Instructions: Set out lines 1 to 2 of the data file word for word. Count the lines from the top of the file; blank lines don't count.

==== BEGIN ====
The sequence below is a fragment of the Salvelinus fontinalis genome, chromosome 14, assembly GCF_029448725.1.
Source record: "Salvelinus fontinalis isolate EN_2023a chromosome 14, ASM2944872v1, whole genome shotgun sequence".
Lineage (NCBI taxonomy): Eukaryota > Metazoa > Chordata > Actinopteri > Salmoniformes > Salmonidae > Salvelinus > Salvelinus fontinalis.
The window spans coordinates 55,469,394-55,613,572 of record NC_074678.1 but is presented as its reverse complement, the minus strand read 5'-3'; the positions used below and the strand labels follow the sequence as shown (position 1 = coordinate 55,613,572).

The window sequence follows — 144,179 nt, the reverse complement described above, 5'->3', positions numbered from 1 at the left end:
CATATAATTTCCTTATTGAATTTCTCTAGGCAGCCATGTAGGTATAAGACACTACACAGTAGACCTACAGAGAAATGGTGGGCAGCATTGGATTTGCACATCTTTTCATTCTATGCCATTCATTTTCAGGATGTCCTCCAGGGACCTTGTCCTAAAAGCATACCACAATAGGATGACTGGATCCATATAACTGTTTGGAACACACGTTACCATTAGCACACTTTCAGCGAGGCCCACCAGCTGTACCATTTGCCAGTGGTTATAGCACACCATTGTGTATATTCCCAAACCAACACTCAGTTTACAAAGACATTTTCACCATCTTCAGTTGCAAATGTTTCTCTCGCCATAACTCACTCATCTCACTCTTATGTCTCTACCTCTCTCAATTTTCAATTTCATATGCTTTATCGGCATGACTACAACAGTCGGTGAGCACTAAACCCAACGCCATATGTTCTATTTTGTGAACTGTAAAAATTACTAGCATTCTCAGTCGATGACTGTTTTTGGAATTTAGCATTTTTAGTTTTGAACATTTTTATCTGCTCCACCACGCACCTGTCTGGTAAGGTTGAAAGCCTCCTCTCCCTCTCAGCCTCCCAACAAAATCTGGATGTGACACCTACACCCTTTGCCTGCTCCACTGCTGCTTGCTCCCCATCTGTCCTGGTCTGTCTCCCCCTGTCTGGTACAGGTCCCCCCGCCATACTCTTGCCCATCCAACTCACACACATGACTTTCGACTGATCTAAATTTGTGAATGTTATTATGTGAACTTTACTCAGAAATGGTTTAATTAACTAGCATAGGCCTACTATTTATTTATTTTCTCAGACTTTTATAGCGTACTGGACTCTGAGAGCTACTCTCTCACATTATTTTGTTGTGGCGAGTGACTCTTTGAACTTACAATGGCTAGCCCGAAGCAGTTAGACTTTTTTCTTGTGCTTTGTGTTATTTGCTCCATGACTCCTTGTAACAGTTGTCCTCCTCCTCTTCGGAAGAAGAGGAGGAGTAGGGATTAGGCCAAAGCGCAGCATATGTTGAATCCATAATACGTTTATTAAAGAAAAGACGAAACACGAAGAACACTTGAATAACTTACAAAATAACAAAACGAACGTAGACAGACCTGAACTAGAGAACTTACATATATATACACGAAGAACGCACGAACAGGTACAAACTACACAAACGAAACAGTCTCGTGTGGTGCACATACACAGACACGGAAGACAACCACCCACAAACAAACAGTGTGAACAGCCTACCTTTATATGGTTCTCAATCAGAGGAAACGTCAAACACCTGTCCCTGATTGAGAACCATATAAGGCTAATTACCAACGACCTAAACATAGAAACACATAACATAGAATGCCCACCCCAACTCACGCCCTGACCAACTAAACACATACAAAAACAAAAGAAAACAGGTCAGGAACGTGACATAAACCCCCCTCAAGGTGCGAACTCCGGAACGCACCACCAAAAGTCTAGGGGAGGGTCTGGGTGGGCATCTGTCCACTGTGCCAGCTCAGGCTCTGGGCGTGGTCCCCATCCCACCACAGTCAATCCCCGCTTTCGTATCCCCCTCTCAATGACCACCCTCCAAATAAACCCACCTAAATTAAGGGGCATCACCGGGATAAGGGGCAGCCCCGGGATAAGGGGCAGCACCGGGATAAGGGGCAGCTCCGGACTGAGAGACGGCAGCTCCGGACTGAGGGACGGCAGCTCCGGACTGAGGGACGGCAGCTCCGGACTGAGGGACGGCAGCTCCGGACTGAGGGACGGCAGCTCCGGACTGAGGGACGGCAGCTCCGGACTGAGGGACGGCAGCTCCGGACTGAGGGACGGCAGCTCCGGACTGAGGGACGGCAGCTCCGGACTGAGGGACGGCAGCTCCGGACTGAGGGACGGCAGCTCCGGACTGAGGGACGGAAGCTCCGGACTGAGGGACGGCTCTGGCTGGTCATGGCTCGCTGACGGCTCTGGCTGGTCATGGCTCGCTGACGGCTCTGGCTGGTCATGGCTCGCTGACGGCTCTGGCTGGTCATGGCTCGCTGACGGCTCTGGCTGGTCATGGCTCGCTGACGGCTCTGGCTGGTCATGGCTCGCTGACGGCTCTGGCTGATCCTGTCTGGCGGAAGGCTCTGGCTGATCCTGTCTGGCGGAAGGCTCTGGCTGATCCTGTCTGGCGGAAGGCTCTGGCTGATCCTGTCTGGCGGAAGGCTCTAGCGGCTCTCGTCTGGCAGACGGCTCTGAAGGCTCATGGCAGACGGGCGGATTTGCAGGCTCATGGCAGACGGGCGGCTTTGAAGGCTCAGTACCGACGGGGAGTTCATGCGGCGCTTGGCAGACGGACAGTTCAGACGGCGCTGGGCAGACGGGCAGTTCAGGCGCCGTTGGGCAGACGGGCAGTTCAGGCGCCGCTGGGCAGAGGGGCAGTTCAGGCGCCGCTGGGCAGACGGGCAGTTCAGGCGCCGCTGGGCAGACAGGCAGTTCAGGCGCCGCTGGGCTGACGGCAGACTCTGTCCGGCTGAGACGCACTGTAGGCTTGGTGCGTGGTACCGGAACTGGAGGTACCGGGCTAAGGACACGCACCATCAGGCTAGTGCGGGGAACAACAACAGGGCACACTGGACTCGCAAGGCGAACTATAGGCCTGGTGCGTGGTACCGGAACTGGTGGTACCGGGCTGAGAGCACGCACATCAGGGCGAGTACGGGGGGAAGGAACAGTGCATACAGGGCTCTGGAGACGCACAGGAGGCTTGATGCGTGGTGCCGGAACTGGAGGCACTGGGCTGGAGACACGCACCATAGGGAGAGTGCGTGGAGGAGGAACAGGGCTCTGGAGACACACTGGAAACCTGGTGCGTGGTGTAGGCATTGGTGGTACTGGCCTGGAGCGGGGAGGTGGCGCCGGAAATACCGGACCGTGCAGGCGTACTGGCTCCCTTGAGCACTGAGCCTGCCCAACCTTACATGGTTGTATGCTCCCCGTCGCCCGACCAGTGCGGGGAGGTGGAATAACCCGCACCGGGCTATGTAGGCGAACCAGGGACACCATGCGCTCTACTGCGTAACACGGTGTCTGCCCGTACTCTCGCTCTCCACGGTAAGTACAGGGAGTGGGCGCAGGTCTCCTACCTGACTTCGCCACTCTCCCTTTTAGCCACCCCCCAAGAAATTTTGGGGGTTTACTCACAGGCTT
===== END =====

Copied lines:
The sequence below is a fragment of the Salvelinus fontinalis genome, chromosome 14, assembly GCF_029448725.1.
Source record: "Salvelinus fontinalis isolate EN_2023a chromosome 14, ASM2944872v1, whole genome shotgun sequence".